‘Do a little homework:’ Dunleavy asks Alaskans to be aware of COVID-19 pandemic misinformation

Sen. Lora Reinbold, R-Eagle River, left, chats with Sen. Roger Holland, R-Anchorage, and Sen. Gary Stevens, R-Kodiak, before the start of the floor session of the Alaska State Senate on Friday, Jan. 22, 2021. (Peter Segall/Juneau Empire via AP, Pool)

Gov. Mike Dunleavy warned Alaskans away from “misinformation” regarding the pandemic and his administration’s response to it. He encouraged people to challenge those making allegations.

“Ask them to show you the data. Ask them to show you a memo, a letter that we are contemplating martial law — that’s ridiculous,” he said. “It’s never happened. Ask the individual, or individuals, that are spreading this misinformation.” 

Dunleavy first addressed the issue during a news briefing on Wednesday after Jeff Landfield of The Alaska Landmine asked about comments by Sen. Lora Reinbold, an Eagle River  Republican. Reinbold has likened the state’s COVID-19 response to living under martial law.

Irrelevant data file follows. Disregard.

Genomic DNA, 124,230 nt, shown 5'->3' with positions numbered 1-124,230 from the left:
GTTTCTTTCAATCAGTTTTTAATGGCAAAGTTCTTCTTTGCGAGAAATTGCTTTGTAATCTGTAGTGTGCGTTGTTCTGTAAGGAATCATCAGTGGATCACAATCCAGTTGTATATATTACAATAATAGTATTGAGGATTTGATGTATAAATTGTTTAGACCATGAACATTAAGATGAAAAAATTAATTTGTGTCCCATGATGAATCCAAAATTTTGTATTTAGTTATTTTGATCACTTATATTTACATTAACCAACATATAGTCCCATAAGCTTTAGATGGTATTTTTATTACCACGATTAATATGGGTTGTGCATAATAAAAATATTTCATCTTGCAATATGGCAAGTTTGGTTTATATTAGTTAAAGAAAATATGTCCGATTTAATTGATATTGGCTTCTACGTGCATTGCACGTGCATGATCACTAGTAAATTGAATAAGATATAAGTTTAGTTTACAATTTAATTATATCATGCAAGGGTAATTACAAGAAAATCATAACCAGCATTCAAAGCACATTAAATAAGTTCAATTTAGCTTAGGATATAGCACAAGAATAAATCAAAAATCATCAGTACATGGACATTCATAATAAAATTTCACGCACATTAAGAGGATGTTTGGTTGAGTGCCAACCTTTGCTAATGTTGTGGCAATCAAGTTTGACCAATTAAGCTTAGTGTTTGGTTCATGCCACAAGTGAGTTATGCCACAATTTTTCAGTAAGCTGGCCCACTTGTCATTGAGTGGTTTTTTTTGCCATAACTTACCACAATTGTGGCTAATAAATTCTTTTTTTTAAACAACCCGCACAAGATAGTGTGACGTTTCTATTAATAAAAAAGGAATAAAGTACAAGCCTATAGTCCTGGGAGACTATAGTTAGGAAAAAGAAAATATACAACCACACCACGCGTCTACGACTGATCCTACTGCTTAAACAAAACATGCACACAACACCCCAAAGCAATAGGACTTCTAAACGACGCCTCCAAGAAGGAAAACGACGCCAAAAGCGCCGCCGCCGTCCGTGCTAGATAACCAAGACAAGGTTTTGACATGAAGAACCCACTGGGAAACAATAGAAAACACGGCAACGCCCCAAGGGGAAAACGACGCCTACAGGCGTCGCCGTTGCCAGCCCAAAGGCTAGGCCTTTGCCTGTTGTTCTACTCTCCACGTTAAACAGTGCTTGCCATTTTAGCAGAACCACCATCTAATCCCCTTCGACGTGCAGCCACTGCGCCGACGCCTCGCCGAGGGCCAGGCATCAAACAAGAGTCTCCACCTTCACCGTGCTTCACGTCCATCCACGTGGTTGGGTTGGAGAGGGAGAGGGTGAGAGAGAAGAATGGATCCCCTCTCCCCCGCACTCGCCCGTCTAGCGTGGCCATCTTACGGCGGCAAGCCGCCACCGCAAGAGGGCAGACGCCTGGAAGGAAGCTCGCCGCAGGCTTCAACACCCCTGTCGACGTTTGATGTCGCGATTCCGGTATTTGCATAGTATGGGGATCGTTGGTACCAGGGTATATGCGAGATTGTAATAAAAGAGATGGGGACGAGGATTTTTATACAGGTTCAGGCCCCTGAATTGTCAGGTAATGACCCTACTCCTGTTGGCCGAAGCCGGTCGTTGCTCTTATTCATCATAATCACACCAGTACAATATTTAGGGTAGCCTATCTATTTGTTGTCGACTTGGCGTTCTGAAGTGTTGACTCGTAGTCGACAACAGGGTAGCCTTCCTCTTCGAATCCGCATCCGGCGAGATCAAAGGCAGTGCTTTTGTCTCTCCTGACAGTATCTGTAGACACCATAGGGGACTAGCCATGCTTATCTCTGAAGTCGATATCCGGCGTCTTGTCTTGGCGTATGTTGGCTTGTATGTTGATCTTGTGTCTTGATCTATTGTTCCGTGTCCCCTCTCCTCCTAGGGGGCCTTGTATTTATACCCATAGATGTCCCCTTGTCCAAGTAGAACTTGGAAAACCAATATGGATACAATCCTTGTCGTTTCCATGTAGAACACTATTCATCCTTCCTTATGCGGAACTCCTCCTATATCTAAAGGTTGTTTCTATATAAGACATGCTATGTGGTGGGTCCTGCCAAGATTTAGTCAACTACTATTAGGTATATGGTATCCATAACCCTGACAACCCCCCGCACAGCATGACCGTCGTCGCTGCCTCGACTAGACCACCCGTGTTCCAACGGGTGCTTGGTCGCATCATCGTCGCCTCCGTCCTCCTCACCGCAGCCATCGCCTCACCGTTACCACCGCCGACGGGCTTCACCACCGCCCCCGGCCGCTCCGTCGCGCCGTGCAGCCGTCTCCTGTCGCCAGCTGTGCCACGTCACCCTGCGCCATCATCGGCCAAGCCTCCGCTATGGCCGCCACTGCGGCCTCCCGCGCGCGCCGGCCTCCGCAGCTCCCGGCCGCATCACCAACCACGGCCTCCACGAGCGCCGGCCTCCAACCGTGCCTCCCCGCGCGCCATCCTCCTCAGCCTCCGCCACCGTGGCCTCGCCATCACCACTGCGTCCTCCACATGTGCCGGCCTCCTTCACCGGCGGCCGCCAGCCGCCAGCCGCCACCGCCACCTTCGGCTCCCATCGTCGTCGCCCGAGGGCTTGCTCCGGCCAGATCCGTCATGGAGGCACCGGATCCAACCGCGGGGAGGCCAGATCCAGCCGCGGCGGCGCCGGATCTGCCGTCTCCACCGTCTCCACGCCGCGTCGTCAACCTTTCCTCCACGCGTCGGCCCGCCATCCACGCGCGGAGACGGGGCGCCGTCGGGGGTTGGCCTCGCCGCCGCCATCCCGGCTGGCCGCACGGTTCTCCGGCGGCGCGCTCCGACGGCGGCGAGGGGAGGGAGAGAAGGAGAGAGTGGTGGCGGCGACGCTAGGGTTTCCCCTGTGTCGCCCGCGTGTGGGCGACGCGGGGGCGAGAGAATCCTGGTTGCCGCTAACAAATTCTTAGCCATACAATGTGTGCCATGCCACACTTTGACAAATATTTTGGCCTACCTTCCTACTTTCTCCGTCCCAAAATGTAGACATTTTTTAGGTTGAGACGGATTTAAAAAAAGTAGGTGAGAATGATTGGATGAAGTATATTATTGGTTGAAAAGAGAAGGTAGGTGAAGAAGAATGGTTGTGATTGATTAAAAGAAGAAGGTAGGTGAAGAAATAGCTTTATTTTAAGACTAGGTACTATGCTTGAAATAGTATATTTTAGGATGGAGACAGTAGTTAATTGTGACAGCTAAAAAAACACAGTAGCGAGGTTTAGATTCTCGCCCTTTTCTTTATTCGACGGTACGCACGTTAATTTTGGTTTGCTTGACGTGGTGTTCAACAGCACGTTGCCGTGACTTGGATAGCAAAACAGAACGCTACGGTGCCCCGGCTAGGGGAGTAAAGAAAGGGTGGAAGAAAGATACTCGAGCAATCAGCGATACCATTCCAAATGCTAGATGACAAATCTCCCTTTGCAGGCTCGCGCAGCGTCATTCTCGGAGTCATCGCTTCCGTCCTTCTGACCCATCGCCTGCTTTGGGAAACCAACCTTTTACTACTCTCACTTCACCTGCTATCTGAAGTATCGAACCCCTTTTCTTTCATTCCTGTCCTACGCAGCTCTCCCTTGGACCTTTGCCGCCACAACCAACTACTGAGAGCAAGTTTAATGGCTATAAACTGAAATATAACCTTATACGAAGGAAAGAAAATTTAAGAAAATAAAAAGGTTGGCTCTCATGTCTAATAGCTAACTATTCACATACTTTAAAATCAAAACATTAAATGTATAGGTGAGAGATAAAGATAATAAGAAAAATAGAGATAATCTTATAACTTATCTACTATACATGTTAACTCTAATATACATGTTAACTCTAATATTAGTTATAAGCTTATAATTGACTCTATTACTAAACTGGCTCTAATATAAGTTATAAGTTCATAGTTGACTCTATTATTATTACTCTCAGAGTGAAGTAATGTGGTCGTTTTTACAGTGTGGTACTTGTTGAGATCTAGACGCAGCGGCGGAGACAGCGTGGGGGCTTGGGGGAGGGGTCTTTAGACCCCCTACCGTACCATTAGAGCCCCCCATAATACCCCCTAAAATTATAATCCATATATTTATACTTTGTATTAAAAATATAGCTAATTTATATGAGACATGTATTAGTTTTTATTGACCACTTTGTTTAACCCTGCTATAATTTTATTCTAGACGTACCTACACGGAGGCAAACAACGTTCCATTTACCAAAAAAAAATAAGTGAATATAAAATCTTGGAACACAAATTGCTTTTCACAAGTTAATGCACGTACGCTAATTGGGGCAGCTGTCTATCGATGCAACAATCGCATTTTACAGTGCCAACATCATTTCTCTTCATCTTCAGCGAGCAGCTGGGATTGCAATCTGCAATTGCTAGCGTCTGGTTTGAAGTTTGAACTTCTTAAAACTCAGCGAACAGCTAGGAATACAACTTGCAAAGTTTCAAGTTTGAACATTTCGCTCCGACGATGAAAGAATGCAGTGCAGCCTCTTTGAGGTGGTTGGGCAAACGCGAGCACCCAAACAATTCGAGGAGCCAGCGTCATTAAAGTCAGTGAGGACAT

The governor said his administration would work with all legislators. After a pause, he added: “We have no intention of declaring martial law.”

The governor circled back to the topic of martial law toward the end of the briefing. He then launched into his comments about misinformation. 

“For those who say and continue to say that we are contemplating things like martial law, that we are contemplating things like forced vaccination, that we’re making this out to be a police state, or some type of Stalinist state — they’re just completely wrong,” Dunleavy said. “And I think they’re doing all of us a disservice.”

He asked Alaskans to critically examine their information sources. 

“I would ask all Alaskans — it doesn’t matter what side of the political spectrum you’re on — do a little homework, a little more homework,” he said. “I think in some cases you’re being misled, to the detriment of Alaska.”

Dunleavy has taken criticism from public health advocates who urged him to impose a statewide mask mandate, which he declined to do. But in Senate Judiciary Committee hearings chaired by Reinbold, the administration’s pandemic response has been criticized for going too far.

Dunleavy compared his administration’s approach to “threading the needle” in responding to the threat to public health, while minimizing the harm from government action on businesses and people’s lives.

Andrew Kitchenman

State Government Reporter, Alaska Public Media & KTOO

State government plays an outsized role in the life of Alaskans. As the state continues to go through the painful process of deciding what its priorities are, I bring Alaskans to the scene of a government in transition.

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